Two years after launching, ADP’s ADP Marketplace is up to 170 partners, including Concur (expense receipt management), Globoforce (rewards and recognition) and HireVue (video job interviews). ADP officials claim to have 900 other vendors on a waiting list. iCIMS has added 130 vendors to the UNiFi platform-as-a-service it launched in June.
Benchmarking Made Easy
Companies like to gauge how they’re doing by comparing themselves to businesses they have something in common with, whether it’s the same industry, area, revenue or employee size. It’s a business staple called benchmarking. But benchmarking is getting kicked up a notch as more technology companies move their services to the cloud. Storing all that customer information gives cloud-based tech vendors access to mammoth amounts of data, which they can aggregate anonymously (with customers’ permission) and use a variety of ways.
At the conference, I listened in as Andrew Narbutis, HR operations director at Discover Financial Services, explained how he uses Workday’s benchmarking service — publicly unveiled in late September — to measure how well he’s doing compared to other financial services firms. ADP executives I interviewed said the company’s year-old DataCloud service, based on data from 650,000 customers representing 30 million employees, has already signed up 130 partners.
They’re Texting Anyway, Might as Well Use It for Recruiting
People are addicted to their phones. By one measure, the average smartphone user touches the device 2,617 times a day. For hardcore users, it’s more like 5,427, according to researcher Dscout. Given the activity and the declining use of email and phone calls by younger workers, it was only a matter of time before recruiters switched their attention to mobile apps to find, follow and interact with job prospects. Increasingly that activity is taking place via text messaging. As much as 60% of communications recruiters have with candidates happens through texting, according to HR Executive Online. Until recently, there weren’t good options for managing the process, but a few startups hope to fix that.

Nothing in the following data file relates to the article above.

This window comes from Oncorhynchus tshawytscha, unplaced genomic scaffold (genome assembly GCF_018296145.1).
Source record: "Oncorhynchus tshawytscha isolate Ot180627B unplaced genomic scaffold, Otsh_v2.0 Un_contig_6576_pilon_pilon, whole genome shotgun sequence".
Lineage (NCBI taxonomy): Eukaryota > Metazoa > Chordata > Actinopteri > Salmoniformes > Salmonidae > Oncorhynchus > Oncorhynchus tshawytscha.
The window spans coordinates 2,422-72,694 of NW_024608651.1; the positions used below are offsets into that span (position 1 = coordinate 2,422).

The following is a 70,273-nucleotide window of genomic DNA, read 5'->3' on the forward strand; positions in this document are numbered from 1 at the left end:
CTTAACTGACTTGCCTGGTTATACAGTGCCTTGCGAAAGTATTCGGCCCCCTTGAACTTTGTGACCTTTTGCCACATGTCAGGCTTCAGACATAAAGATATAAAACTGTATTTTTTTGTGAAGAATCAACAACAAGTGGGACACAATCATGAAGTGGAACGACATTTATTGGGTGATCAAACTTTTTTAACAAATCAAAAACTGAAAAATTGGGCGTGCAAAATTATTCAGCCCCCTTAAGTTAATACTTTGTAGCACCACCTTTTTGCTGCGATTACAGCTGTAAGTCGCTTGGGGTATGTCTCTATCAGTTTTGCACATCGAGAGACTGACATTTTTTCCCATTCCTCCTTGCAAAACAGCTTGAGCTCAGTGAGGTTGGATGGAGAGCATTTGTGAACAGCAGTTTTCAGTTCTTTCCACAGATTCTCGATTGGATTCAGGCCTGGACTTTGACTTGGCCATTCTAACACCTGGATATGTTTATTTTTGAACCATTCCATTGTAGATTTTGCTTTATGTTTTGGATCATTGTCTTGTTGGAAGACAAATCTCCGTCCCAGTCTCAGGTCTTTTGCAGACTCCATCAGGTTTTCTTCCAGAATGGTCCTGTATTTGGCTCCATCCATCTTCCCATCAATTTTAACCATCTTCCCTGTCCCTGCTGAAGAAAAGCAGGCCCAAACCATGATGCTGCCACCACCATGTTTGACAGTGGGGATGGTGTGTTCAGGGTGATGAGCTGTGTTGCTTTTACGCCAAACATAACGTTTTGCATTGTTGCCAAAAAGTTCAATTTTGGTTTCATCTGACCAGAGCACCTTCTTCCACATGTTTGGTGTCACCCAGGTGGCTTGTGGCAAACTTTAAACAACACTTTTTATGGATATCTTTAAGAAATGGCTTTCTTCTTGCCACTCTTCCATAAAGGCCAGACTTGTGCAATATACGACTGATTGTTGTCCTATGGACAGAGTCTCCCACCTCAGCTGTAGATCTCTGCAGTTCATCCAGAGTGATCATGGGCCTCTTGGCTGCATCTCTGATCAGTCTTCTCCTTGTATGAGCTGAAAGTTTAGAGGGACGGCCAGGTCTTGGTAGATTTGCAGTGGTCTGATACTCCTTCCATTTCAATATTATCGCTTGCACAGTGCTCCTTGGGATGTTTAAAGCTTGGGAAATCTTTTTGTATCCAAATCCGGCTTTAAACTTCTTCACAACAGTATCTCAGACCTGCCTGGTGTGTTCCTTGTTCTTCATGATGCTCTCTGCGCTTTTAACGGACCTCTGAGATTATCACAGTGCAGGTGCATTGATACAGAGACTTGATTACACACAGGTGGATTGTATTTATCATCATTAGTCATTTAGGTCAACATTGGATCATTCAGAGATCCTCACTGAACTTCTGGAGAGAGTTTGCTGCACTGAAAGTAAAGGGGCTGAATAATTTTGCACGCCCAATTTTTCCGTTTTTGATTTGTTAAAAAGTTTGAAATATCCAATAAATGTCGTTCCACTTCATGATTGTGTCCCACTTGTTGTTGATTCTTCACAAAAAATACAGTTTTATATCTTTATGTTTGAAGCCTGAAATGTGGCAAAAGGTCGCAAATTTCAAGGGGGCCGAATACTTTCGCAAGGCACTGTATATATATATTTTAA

One of them is TextRecruit, a year-old platform that centralizing sending, storing and tracking text messages with job candidates. The service plugs into several popular applicant tracking systems, and has been picked up by more than 110 companies, most of them with 5,000 or more employees, including VMWare, Six Flags, Liberty Mutual Insurance, and Con-Way Truckload. “Con-Way is crushing our system they’re using it so much,” TextRecruit cofounder and CEO Erik Kostelnik told me.
Employee Engagement Apps: Too Much of a Good Thing
The average annual quit rate, or employees who leave a job voluntarily, for all U.S. industries is at a five-year high of 23.6%. It’s no wonder companies are intent on figuring out how to keep employees engaged at work so they won’t jump ship. And HR tech vendors are happy to accommodate them, as evidenced by the overwhelming number of apps touted at the conference for measuring employee engagement.
A quick search of the 418 HR tech companies exhibiting at the show pulled up 87 with some form of employee engagement tools, including startups such as Glint, HighGround, BeeKeeper, Emplify, HappyOrNot, Impraise, Inspirus, Officevibe, TinyPulse and a whole lot more, as well as long-time rewards and recognition vendors such as Achievers, O.C. Tanner, C.A. Short Co., and Globoforce.
Is there enough demand to sustain all of them? Not according to the industry analysts and observers I talked to. Their take: employee engagement is a feature, not a tool, and will eventually be incorporated into broader HR tech systems.
The New Girls Network
Talk about girl power. The day before the conference started, I spent four hours with a few hundred women and a handful of men who work in HR IT in some capacity. We were listening to a group of women HR tech industry VIPs talk about how they got where they are, and what it would take for the other women in the room to follow in their footsteps. What did they recommend? Mentorships. Networking. Not being afraid to negotiate.
The IT industry has entrenched problems hiring and promoting women and people of color. Looking around that room it was evident the HR industry has a healthy number of women in C-suite roles — at least at vendor companies. Plenty more are interested in getting there. The question: how to make that happen. One woman sitting at my table has worked at a Washington D.C. area health care system for 11 years and is now a HR IT department middle manager. When her female boss, who’d been her no. 1 advocate and mentor, left recently after three years, my seat-mate got the job on an interim basis. What more does she need to do, she asked me, to make it permanent? Good question.
It was an inspiring session — so much so it inspired me to create a Twitter account called @womeninHRTech where I’m sharing news about tech careers, HR IT, and following women in HR IT jobs. I also created a #womeninHRTech Twitter list with close to 240 members who work in the industry in some capacity.
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Want more work news and views? Let me know. I recently ended a stint as PCMag.com’s HR tech columnist and am seeking new outlets to write about workplace tech and related issues. Contact me at email@example.com.